British actress Emma Watson has been appointed to the board of directors of luxury fashion giant Kering, it has been announced.
"Watson will bring to the board her commitment to sustainable development and women's issues," said the Gucci-owning company in a statement, citing her “impressive experience” in the fields as a reason for the move.
Why did Kering choose Emma Watson?
The actress, 30, who is best known for playing Hermione Granger in the Harry Potter films, and most recently starred in Little Women, is a long-term supporter of gender equality issues.
She was appointed a goodwill ambassador for United Nations Women in 2014. In this role she launched the HeForShe initiative, to help include men in the promotion of women's rights, which resulted in Time magazine including her in its 2015 list of the world's most influential people.
Five years later, she became the youngest ever member of the Gender Equality Council, which advises the G-7, the international intergovernmental economic organisation, after being asked to fill the role by French President Emmanuel Macron.
Watson also helped bring Hollywood’s anti-sexual harassment movement, Time’s Up, to the UK, and was instrumental in the launch of a free legal advice hotline for women facing harassment in the workplace in her home country.
The Beauty and the Beast star is also a keen sustainability activist, a reputation which she cemented when, in 2016, she wore a Calvin Klein dress made entirely of recycled plastic bottles to the Met Gala.
On top of all that, she's been lauded for her support of the app Good On You, which rates brands according to their commitment to ethics and sustainability.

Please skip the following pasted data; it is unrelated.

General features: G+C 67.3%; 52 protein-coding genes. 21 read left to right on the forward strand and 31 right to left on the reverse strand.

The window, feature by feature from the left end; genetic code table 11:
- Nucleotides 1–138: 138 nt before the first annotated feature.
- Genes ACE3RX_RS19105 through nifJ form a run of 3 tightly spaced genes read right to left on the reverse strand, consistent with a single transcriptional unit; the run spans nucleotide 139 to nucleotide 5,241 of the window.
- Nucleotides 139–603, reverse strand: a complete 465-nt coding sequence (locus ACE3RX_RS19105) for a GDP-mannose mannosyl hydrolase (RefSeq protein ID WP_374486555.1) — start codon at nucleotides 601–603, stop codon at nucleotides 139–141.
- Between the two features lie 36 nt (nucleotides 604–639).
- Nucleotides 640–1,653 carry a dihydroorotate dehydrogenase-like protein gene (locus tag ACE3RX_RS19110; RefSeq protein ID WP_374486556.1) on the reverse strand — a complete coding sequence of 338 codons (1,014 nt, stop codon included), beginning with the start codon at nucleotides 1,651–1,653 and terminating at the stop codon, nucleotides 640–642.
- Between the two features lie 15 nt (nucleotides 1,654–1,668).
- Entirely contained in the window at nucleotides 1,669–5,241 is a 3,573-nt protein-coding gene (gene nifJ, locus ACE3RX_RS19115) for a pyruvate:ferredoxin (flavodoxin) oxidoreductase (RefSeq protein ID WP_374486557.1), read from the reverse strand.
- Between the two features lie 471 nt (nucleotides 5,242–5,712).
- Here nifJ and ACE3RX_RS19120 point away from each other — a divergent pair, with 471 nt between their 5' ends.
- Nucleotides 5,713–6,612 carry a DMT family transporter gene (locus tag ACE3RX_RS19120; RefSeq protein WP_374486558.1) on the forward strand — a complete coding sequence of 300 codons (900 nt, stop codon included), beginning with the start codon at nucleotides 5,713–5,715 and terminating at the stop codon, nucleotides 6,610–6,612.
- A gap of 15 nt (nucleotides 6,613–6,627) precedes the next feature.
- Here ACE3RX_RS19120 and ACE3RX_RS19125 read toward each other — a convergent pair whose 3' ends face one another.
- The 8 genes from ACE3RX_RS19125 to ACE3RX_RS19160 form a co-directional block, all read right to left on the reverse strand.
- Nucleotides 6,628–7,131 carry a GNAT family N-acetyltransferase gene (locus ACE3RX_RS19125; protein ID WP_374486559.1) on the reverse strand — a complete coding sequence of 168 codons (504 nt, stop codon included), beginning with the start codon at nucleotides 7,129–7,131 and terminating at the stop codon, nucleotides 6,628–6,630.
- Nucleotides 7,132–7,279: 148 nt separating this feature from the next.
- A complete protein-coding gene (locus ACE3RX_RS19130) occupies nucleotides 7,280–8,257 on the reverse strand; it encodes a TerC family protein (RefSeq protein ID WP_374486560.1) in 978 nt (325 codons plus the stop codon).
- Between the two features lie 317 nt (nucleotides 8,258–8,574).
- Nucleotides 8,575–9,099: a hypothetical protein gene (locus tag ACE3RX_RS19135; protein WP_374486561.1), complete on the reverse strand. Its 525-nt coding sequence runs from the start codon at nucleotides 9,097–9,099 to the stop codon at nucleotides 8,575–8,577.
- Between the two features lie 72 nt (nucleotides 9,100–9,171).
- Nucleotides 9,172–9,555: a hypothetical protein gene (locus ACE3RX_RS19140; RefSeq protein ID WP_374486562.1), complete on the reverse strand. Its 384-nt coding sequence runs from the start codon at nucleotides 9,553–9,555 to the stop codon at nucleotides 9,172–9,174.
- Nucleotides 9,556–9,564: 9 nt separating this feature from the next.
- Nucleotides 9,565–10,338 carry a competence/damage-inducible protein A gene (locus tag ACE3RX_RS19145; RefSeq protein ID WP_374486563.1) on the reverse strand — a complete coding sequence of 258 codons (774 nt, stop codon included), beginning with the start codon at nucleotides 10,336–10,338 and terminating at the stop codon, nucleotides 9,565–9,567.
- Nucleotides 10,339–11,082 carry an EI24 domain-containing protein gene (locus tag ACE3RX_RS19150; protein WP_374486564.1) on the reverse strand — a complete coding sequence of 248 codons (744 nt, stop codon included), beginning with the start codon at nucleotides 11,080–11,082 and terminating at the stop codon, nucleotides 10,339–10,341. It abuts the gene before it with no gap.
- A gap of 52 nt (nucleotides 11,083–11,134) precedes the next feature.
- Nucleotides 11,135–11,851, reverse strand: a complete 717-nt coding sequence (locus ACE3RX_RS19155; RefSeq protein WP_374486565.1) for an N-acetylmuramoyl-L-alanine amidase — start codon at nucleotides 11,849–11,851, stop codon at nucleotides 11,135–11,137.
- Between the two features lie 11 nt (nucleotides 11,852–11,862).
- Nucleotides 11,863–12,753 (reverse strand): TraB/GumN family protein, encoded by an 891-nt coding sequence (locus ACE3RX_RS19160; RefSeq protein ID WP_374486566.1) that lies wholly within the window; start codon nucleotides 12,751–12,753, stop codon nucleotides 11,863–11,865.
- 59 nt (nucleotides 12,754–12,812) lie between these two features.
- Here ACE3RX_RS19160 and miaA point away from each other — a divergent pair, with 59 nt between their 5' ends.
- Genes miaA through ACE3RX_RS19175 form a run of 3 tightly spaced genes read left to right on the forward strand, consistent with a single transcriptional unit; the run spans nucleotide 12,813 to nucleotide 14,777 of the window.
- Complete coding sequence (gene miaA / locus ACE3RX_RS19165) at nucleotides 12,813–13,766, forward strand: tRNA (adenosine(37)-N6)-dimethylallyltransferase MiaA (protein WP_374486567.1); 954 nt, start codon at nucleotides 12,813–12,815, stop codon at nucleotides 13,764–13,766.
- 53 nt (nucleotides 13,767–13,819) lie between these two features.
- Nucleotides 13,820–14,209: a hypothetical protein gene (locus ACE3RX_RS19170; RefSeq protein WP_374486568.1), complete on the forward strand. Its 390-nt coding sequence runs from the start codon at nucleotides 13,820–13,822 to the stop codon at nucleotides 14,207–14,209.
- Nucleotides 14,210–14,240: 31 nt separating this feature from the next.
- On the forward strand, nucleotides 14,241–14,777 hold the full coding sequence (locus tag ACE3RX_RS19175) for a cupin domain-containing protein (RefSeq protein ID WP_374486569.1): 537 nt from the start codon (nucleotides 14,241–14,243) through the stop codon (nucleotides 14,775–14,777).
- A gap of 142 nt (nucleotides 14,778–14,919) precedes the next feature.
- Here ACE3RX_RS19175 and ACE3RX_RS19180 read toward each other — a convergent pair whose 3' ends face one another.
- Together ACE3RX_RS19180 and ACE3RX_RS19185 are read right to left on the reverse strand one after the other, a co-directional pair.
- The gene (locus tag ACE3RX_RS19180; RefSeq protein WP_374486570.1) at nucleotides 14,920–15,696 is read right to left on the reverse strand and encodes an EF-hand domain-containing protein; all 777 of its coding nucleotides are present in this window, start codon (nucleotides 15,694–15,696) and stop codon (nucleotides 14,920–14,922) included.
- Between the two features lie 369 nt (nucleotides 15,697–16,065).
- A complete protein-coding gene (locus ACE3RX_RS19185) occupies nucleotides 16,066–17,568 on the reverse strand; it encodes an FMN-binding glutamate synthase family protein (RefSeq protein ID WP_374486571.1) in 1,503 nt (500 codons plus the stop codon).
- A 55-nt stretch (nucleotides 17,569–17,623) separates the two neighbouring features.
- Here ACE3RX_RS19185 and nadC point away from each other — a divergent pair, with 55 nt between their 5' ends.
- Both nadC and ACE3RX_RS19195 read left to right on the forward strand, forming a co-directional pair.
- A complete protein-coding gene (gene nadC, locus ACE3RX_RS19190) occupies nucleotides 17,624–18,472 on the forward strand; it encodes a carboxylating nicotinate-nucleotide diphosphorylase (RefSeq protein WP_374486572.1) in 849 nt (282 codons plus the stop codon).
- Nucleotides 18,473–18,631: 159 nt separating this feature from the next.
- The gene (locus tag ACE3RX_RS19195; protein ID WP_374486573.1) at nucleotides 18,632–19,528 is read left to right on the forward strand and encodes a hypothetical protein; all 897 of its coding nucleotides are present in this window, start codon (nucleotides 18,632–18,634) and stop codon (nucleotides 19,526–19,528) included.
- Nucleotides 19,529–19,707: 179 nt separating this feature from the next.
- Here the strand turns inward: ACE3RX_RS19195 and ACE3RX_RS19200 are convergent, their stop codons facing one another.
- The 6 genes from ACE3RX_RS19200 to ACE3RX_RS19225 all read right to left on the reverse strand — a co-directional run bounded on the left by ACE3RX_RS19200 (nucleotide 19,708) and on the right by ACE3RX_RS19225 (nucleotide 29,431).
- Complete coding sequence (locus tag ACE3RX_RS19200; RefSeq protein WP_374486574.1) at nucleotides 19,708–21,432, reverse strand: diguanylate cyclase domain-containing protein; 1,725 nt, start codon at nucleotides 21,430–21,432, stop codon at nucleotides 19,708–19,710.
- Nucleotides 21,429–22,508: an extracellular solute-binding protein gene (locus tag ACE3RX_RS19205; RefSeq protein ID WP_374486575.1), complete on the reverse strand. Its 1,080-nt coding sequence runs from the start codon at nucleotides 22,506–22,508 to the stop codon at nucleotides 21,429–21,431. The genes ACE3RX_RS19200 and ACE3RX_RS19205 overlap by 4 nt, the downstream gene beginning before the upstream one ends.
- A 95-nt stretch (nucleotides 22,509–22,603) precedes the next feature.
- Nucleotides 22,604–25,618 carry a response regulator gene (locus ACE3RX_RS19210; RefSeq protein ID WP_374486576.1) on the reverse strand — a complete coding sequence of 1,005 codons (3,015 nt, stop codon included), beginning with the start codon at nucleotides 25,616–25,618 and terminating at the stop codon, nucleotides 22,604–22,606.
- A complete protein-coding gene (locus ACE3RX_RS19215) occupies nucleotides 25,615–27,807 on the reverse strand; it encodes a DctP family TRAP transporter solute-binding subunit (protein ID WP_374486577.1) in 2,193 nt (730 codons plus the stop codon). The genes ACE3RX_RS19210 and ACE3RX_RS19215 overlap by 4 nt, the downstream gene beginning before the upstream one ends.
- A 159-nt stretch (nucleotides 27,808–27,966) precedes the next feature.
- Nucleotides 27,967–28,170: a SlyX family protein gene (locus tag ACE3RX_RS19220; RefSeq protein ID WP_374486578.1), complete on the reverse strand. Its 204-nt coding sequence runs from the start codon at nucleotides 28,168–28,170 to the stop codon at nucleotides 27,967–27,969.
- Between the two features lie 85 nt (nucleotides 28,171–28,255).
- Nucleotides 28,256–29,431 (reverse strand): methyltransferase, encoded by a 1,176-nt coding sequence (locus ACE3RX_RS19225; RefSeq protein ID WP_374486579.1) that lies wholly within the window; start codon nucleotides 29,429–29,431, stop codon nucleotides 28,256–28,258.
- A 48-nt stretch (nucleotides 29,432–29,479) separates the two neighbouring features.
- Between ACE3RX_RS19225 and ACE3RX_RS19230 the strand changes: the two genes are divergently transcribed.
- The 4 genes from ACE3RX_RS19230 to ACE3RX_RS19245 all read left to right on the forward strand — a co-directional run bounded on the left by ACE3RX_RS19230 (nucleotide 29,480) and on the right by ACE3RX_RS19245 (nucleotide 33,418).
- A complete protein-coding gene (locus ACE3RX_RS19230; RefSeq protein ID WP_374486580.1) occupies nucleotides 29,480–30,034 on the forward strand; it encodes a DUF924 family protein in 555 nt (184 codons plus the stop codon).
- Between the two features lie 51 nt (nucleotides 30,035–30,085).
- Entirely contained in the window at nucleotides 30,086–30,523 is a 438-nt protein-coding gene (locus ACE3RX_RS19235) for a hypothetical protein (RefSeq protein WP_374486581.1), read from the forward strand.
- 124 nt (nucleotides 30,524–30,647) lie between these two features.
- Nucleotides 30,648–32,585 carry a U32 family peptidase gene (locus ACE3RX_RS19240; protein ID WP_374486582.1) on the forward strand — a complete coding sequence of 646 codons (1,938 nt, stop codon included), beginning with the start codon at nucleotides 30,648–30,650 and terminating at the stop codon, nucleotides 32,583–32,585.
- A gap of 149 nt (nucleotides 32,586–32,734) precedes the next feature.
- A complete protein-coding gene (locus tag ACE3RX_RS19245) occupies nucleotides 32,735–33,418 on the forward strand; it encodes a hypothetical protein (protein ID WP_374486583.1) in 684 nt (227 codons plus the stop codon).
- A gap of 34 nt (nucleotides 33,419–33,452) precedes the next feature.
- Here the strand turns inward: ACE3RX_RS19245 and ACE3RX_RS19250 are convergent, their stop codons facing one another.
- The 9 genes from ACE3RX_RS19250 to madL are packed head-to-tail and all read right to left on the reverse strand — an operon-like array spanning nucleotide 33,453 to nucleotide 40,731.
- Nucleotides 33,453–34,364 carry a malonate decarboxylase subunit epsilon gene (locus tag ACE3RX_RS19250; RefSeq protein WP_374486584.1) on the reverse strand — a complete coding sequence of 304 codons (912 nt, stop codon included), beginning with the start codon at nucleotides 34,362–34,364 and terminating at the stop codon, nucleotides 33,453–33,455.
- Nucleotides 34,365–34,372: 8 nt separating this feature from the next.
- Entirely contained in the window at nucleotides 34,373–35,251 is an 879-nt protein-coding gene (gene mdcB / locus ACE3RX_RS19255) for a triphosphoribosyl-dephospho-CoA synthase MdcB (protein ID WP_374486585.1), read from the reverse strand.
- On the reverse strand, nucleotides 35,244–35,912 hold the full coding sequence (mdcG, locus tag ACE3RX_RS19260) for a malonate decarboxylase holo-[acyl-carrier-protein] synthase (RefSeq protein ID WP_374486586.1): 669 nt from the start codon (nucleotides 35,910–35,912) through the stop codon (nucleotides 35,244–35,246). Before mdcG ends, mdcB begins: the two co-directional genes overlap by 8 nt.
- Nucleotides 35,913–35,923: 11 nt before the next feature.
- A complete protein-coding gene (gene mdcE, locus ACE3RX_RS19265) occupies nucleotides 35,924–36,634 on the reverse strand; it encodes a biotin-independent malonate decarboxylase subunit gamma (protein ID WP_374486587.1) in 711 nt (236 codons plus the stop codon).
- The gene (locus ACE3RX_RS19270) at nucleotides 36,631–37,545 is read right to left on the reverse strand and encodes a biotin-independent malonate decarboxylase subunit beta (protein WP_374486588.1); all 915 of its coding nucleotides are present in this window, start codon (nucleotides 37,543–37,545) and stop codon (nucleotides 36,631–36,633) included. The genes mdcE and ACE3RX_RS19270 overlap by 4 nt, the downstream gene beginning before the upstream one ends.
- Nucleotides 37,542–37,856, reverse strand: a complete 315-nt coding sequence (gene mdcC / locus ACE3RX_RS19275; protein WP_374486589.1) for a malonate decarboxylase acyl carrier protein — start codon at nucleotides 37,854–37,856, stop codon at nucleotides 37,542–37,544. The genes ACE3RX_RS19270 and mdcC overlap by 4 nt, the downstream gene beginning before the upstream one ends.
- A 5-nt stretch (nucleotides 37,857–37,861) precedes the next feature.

Kering's track record in sustainability
The French luxury conglomerate Kering presides over fashion houses such as Gucci, Balenciaga, Bottega Veneta, Saint Laurent and Alexander McQueen, among others.
While in 2017 the company pledged to reduce its environmental footprint by 40 per cent, the company upped that goal in 2019 by declaring its intent to become carbon neutral across all of its divisions.
It has worked to reduce damaging production methods by, among other things, investing heavily in technology to reduce waste and the reliance on damaging chemicals. This includes reworking leather-dyeing processes to remove heavy metals that have been linked to cancer.
Despite losing the brand Stella McCartney – arguably as famous for its stance on sustainability as for its fashion – in early 2019 to rivals LVMH, Kering is still well placed to hit its targets. This has been undoubtedly helped by the recent declaration by Gucci that it will shift to creating two seasons-less worth of collections per year, a move that will substantially reduce output and therefore waste.
Despite this, they still earned ratings such as "not good enough" or "it's a start" on Good On You, meaning Gucci and many other Kering-owned brands clearly still have a way to go when it comes to substantially reforming their sustainability practices.
That is supposedly where Watson, who will also chair Kering's sustainability committee, comes in.
However, Orsola de Castro, co-founder and global creative director of the non-profit Fashion Revolution, for one, is sceptical of the move.
"[Watson has] been an advocate about sustainability, but she sure is no expert," de Castro told CNN. "Overall the employment of celebrities tends to pay service to the communication and the marketing efforts more than the real change that's needed on the ground."
The new appointment comes as the company faces pressure to improve diversity among its leadership.
It also appointed to the board Jean Liu, president of Chinese ride-sharing business Didi Chuxing, and Tidjane Thiam, former chief executive of investment bank Credit Suisse and recently appointed special envoy to the African Union.
Kering chief executive Francois-Henri Pinault applauded the new board members' "knowledge and competences, and the multiplicity of their backgrounds and perspectives".